I opened a few doors. The rooms were all vacant. I called to Alex and Steve. “It’s possible this place is deserted. Happens all the time. Why don’t we pull our bikes in and squat for the night?” They had reservations, but the sleep god was beckoning. Just as we started out to get our bikes, an older woman crept out of the darkness and just started wailing, “ani ani ani ani!”
She told us to get out, and I explained as best as I could that we were tired and needed a place to stay. She directed us to the next building over. I suspected two things: 1) this woman was squatting just as we intended to, and 2) this town doesn’t get a lot of visitors. The next building over may not have actually been a motel. I think the woman just wanted to get rid of us. It was guarded by unfriendly dogs and an older man who told us there was a sauna down the road.
The sauna was no better. It had showers, but after paying the fee we learned there was no sleeping space. The sauna owner was convinced that we had stolen five thousand won after the refund. It looked like we were going to meet the police for the second time that night.
Then our guardian angel flew in to rescue us. He came in the form of an ajashi (a middle-aged Korean man) who knew of a motel in town. He told the sauna owner that he saw the transaction and we didn’t steal any money. He walked briskly away and Steve and I struggled to keep up.
We followed our guardian angel down a dark alleyway to a poorly-lit, decrepit motel. The ajashi left and we were on our own to figure out what to do. The owners were asleep behind the window, so I rapped on the glass and awoke the woman who at first claimed to have no vacancy.
In the scramble to follow the ajashi we had abandoned Alex at the sauna. His phone battery was dead. I had no idea where he was. Considering the terrible experience he had just endured, he was the last person we should have left behind.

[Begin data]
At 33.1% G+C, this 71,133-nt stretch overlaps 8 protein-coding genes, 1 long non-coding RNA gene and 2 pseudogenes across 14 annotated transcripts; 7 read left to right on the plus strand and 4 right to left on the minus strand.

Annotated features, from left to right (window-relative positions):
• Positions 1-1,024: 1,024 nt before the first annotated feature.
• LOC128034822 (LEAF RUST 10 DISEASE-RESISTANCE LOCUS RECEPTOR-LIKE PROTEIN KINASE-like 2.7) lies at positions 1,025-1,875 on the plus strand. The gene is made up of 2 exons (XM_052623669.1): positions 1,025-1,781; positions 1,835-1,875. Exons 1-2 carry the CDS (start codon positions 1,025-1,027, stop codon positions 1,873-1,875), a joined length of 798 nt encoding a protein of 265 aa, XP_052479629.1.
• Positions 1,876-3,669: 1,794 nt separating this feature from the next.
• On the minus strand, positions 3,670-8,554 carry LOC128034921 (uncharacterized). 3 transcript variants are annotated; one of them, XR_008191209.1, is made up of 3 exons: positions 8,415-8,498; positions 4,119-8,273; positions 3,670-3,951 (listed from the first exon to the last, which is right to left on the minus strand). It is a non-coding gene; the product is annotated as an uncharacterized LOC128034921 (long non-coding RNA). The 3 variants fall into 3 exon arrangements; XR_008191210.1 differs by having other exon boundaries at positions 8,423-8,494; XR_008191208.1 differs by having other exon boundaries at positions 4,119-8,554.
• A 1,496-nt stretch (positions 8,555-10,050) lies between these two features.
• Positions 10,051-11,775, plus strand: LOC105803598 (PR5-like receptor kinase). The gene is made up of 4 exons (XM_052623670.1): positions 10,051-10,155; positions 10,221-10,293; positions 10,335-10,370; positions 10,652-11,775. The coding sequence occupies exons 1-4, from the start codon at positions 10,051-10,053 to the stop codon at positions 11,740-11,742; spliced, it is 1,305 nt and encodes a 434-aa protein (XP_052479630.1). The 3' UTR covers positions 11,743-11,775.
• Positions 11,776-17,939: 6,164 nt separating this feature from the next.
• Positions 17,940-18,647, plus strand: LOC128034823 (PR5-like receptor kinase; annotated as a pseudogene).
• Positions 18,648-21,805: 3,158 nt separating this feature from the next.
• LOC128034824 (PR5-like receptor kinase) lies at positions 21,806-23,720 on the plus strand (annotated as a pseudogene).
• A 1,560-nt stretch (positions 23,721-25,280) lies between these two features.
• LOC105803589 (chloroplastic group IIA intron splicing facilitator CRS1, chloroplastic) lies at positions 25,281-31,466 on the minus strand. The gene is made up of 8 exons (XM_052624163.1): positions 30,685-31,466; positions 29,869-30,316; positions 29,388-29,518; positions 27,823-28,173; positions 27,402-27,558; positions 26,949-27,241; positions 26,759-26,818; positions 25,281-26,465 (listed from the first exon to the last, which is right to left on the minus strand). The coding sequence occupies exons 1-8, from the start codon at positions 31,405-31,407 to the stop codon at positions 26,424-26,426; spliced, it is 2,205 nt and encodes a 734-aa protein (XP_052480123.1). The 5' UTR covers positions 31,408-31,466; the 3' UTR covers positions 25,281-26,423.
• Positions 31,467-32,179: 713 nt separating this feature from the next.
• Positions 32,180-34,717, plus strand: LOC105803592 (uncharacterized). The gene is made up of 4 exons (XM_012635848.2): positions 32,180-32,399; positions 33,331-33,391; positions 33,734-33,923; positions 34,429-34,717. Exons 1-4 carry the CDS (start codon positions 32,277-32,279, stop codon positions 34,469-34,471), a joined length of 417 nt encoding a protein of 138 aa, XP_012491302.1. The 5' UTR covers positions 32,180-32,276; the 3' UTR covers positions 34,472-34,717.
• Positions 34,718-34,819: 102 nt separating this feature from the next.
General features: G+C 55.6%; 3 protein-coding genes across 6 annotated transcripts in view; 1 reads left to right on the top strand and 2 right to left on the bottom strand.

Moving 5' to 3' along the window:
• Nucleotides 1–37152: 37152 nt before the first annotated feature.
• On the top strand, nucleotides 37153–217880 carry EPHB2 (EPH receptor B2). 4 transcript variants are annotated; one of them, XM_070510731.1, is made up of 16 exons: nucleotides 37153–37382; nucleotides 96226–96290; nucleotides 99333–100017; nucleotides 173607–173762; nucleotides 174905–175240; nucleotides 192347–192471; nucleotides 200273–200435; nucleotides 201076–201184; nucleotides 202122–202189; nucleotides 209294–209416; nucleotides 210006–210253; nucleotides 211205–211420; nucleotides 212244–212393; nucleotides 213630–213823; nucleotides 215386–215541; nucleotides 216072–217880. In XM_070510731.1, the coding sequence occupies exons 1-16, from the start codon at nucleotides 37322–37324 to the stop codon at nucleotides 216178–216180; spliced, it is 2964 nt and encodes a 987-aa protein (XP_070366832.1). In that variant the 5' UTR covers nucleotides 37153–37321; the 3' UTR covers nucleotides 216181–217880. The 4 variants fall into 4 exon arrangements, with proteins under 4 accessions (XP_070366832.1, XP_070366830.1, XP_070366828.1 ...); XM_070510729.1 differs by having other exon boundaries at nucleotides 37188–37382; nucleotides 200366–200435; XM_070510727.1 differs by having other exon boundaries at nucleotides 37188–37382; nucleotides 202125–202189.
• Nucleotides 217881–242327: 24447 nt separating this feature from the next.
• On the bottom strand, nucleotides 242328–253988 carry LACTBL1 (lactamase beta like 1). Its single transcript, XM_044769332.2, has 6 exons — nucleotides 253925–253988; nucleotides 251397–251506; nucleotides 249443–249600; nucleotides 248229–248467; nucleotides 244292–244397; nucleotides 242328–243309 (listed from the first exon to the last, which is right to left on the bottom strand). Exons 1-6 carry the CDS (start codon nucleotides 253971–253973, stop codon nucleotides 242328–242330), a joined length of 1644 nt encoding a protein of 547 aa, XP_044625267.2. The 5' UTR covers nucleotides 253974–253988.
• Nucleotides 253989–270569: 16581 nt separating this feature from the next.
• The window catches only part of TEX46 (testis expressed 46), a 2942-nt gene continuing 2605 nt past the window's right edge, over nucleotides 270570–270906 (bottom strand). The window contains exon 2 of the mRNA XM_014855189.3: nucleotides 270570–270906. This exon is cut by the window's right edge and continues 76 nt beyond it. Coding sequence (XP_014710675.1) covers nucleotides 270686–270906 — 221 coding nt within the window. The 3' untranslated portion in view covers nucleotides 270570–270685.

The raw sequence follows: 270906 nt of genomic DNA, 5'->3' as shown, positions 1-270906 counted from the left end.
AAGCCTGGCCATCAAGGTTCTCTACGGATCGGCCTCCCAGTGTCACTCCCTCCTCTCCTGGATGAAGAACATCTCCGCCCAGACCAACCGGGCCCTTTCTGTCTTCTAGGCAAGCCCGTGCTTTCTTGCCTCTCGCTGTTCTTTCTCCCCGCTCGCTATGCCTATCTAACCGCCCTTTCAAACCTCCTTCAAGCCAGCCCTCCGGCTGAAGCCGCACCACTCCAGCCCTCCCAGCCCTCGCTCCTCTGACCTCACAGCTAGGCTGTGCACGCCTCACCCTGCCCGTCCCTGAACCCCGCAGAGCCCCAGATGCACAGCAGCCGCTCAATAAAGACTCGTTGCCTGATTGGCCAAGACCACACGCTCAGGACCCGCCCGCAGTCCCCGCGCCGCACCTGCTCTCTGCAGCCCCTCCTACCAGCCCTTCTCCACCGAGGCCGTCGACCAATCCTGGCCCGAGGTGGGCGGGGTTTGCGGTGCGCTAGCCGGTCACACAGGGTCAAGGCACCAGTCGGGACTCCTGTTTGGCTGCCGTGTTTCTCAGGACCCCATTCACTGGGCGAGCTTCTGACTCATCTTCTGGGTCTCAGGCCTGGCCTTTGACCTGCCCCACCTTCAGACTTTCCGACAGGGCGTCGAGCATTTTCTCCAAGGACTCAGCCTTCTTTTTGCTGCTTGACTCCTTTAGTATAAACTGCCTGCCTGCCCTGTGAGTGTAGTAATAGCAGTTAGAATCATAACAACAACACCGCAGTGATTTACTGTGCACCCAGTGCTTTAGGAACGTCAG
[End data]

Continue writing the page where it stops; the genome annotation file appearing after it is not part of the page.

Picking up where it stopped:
I wandered around the sauna, calling for Alex in a hoarse, sleepy voice. After a few minutes of this, he stepped out of the shadows. “You should have brought me with you.”
“I know. I’m sorry man, we’re all tired. We found a place.”
We approached the motel with the bicycles just as a woman wearing high boots, a short skirt and a short jacket sluggishly sauntered out of the motel. She let out a sailor’s cough and Alex raised an eyebrow. “Did you check us into a hooker motel?”
“Whatever, I just want to sleep.”
I didn’t even pause to think that we might end up on the wrong side of the law, again. The only thing running through my mind was, “I hope we don’t have to pay by the hour.”
From tough decisions at the dogmeat stew restaurant to nearly losing the flying fish en route to Hong seong, “Battling the Stormgods” is one heck of a ride.
1 Honam Archaeological Society – Hoseo Archaeological Society (eds.) 2006. Geum-gang: Songguk-ri-hyeong Munhwa-ui Hyeongseong-gwa Baljeon (The Formation and Spread of Songguk-ri Culture in the Geum-gang River Area). Papers of the Joint Conference of the Honam and Hoseo Archaeological Societies, Gunsan.